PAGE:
The Tarrywile Park Authority welcomes volunteer projects that would help to better the park environment.
Self-initiated individual or small group projects are vital to Tarrywile Park. These may include:
- • Eagle Scout Projects
- • Girl Scout Gold Award Projects
- • School group projects
- • Family projects
- • Community Service projects
The park asks that anyone interested in participating in a project call the Park Office at (203) 744-3130 to discuss arrangements. Volunteers are welcome to propose their own project ideas or to assist with park projects that are already under way.
Tarrywile Park wouldn’t be the beautiful oasis it is today without our many volunteers. We deeply appreciate all they do to help our small staff keep up with the demands of managing 722 acres of park with 17 buildings and 21 miles of hiking trails.
Friends of Tarrywile
The Friends of Tarrywile Park work with the Tarrywile Park Authority to promote community use and awareness of the Park. They conduct activities to solicit gifts of materials, equipment, exhibits, funds, endowments and bequests for the Park.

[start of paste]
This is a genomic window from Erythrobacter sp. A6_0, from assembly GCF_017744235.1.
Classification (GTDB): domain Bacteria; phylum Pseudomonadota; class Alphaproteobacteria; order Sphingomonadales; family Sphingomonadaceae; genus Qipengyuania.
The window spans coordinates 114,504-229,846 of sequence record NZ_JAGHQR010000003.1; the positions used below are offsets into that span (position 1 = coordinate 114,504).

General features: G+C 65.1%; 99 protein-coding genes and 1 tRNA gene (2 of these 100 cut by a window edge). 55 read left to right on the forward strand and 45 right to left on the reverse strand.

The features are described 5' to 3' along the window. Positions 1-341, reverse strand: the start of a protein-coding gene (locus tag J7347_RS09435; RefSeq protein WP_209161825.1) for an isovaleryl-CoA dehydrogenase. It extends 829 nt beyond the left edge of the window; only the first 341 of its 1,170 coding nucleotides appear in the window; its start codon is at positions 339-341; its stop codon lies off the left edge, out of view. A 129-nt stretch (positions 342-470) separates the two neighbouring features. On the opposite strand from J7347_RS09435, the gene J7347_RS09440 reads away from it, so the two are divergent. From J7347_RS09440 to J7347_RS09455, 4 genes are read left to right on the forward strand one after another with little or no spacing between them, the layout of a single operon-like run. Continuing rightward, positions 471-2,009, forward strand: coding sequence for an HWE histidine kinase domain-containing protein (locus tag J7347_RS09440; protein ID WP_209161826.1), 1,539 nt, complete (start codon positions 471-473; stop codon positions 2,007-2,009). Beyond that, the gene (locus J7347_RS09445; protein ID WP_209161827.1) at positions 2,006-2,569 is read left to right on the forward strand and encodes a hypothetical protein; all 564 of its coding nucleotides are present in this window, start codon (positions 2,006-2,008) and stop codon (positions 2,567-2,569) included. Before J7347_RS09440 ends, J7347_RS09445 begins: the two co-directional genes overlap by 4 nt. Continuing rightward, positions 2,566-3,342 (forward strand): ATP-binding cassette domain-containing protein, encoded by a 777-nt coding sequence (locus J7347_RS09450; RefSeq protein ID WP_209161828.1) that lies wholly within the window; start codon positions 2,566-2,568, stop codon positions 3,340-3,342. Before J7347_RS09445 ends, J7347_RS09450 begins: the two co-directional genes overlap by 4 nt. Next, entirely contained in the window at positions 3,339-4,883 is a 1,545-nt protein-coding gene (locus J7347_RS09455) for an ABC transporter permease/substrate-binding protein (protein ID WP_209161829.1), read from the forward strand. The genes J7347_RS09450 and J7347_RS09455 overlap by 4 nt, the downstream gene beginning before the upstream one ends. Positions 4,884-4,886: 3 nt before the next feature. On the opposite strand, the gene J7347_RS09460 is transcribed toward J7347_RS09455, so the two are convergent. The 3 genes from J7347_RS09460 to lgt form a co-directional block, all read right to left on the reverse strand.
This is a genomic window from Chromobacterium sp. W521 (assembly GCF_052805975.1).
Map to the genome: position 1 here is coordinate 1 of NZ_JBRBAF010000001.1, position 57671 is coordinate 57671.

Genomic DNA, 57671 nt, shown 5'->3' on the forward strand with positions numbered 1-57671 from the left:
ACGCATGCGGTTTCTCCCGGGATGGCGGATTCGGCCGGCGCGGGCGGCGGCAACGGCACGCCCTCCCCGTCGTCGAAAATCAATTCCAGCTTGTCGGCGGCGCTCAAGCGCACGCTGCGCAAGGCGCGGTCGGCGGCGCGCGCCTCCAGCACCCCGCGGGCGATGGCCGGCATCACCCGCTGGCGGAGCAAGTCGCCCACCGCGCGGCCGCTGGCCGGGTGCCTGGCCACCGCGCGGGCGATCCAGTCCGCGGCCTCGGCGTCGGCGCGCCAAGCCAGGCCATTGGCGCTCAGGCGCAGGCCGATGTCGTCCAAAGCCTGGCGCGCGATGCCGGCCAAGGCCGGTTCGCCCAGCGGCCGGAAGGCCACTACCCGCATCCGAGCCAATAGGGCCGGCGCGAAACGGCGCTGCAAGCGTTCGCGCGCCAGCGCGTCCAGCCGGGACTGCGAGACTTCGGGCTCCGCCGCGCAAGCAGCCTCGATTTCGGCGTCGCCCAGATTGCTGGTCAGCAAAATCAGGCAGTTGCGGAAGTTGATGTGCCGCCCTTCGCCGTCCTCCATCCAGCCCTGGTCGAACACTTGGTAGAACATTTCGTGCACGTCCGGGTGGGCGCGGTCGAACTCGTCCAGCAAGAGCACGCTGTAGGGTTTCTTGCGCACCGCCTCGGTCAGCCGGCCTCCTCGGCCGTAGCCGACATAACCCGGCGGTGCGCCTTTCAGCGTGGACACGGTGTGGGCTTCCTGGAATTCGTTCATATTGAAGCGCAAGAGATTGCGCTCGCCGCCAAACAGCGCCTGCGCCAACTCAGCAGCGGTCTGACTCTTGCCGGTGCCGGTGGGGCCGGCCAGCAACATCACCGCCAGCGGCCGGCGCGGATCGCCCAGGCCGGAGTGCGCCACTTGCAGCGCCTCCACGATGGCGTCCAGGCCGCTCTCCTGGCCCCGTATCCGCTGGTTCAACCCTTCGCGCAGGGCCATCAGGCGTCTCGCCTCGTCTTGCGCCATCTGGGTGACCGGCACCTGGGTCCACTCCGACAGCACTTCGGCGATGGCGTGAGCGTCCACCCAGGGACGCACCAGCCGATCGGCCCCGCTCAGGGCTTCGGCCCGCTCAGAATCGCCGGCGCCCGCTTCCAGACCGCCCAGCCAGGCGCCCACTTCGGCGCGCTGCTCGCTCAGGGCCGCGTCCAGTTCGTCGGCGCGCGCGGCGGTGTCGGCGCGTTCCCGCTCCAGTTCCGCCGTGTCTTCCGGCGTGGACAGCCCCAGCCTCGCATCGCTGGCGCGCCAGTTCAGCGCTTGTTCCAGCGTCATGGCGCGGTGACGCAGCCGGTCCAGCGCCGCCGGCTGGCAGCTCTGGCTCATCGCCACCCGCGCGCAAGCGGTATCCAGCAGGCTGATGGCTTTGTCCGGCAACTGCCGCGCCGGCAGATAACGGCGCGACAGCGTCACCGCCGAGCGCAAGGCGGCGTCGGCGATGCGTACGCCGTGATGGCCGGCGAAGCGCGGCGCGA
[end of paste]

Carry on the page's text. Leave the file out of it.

United Way Day of Caring
We have corporate volunteers who help us with large and small projects during the United Way Day of Caring. Theirs team from Belimo and Praxair have been responsible for dredging the ponds in the children’s garden. The crew from PepsiCo were responsible for creating a system of steps up to our overlook area for brides to navigate for their wedding day photos, as well as for painting the greenhouse.
Boy Scout Projects
The Boy Scouts have given us plenty of service time throughout the years. They are responsible for most of our picnic tables, which you will find scattered around the park, as well as shoring up the campsites. There have been many Eagle Scout projects including bridges for our trail system, and a bird box sanctuary.
Girl Scout Projects
The Girl Scouts have given us many educational tools. As a Gold Star project, 5 interactive signs were created for children to learn about wildlife as they walk around the pond as well as signage at the Silo that explains some of the park’s history as a dairy farm.
Danbury’s Youth Volunteer Corps
The Youth Volunteer Corp did work in the wetlands area to clear the path to the learning station and install the fencing.